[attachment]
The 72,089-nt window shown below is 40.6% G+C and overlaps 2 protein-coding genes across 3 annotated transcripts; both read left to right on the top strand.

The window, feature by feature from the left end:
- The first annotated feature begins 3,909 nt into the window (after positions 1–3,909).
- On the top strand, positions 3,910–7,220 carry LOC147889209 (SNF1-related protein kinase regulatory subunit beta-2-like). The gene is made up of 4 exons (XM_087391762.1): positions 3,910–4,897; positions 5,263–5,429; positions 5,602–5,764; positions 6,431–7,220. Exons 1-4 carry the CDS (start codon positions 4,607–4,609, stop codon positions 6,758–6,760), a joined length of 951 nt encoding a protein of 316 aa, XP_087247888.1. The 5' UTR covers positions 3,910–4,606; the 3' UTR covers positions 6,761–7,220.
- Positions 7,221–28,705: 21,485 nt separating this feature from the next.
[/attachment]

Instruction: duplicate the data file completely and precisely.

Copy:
The 72,089-nt window shown below is 40.6% G+C and overlaps 2 protein-coding genes across 3 annotated transcripts; both read left to right on the top strand.

The window, feature by feature from the left end:
- The first annotated feature begins 3,909 nt into the window (after positions 1–3,909).
- On the top strand, positions 3,910–7,220 carry LOC147889209 (SNF1-related protein kinase regulatory subunit beta-2-like). The gene is made up of 4 exons (XM_087391762.1): positions 3,910–4,897; positions 5,263–5,429; positions 5,602–5,764; positions 6,431–7,220. Exons 1-4 carry the CDS (start codon positions 4,607–4,609, stop codon positions 6,758–6,760), a joined length of 951 nt encoding a protein of 316 aa, XP_087247888.1. The 5' UTR covers positions 3,910–4,606; the 3' UTR covers positions 6,761–7,220.
- Positions 7,221–28,705: 21,485 nt separating this feature from the next.